7 red flags fund investors should watch out for
There are many things to consider when picking a great fund to invest in, but knowing what to avoid is just as important.
Investors are always on the lookout for winners, but knowing how to keep the losers out of your portfolio should be just as important.
High fees, the departure of a solid manager, or a focus on an overhyped asset class – these are some of the ‘red flags’ that can erode returns, or may even indicate a fund is on the verge of shutting down.
I sat down with Morningstar’s director of manager research Michael Malseed to identify some of the major warnings signs investors should watch out for – whether investing in a fund for the first time, or for an existing holding.
While this article focuses on investment red flags, we have a wealth of resources to help readers learn more about fund investing, follow the links below for more:
Red flags when considering an investment for the first time
A useful starting point for investors deciding where to invest is the Morningstar ‘medalist’ rating, which evaluates whether a fund will be able to produce excess returns after fees, in the future.
Our tracking shows that on aggregate, medalist-rated (gold/silver/bronze) funds outperformed funds rated neutral or negative in multiple periods after receiving the rating.
Red flag 1: No clear path to profitability
With relatively low barriers to entry, investors should ensure the fund they’re considering is going to be around for the long term.
“Make sure it's on a steady footing in terms of their business, profitability and sustainability,” Malseed says.
That can be relatively easy to identify with established firms with lots of funds under management, but for early stage funds, Malseed says there should be a clear path to profitability.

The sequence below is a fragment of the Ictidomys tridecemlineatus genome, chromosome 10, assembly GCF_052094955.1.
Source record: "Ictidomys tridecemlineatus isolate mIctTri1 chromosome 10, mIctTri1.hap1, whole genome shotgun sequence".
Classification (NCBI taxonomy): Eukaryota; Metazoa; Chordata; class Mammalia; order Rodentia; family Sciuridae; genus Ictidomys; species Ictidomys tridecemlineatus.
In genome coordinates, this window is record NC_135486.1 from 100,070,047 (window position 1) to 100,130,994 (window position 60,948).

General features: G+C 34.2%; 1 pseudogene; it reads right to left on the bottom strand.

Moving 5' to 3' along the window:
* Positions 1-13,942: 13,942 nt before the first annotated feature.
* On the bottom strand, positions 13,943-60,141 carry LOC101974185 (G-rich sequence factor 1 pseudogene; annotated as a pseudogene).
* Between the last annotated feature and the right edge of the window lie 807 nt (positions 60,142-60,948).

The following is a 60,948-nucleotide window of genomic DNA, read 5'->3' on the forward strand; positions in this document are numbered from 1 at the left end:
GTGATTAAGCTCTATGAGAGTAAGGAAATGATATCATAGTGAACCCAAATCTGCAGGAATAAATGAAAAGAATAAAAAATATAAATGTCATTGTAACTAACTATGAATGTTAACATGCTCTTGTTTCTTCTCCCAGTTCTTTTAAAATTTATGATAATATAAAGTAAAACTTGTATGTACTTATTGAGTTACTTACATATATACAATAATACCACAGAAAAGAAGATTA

“Say if their fee is 1% per annum and they're managing $50 million as some funds will be, that's $500,000 a year of revenue that they might generate. That's not really much to pay the rent and to pay salaries, and to pay for Bloomberg terminals and whatever else you need to run a funds management business,” he says.
“But in those cases what we look for is for them to have some sort of financial backer that's underpinning or providing a backstop and providing working capital to them to pay salaries and to pay costs for a term of say 5 years. So you're at least underwritten for 5 years.”
He says firms backed by boutique incubators, such as Bennalong or Pinnacle, will often start up as loss-making enterprises with a pathway to break-even.
“But there are firms out there, that will start up with no backer, perhaps investing money from friends and family. I'd be more cautious with those, and I’d be asking more questions about what the pathway to profitability and sustainability is for those firms,” he says.
“You don't want to go to the trouble of investing your money in a fund on a 3 to 5 year view, and in 2 years it has to shut down, because I just didn't get traction.
Red flag 2: Portfolio Manager has no track record
This isn’t uncommon at the small end of the market, Malseed says, given the relatively low barrier to entry to starting up a fund.
“You want to know that the portfolio manager has relevant experience in managing the funds that they’re offering, because it could be the case that they’ve got very little experience in the actual fund or strategy that they’re managing and could have come from another asset class or style,” he says.
“The way that the boutique incubators work is they will pull out a person or a team from an as an established fund manager, and then back them into starting their own business.
“So if you think of Antipodes, they backed Jacob Mitchell who was the chief investment officer at Platinum to start his own fund. So that ticks the box of a portfolio manager that has relevant experience, and he can hit the ground running.”
Red flag 3: Fees
Fees are a key consideration in buying a fund because it is the single most consistent detracting factor from an investor’s returns.
This is largely because fees are charged regardless of how the fund performs.
Malseed says investors should consider whether a fee is appropriate and fair, but also the way fees are structured.
“Something you'll see in the market is fee structures that aren’t appropriate, they don't have appropriate benchmarks,” he says.
“So an example of that is a strategy that will take on equity risk but have a cash benchmark, and then charge a performance fee for any out performance over cash.
“Equities will outperform cash over the long term because they have more risk. If a fund is charging a performance fee on an equity return over cash it's a free kick for them.”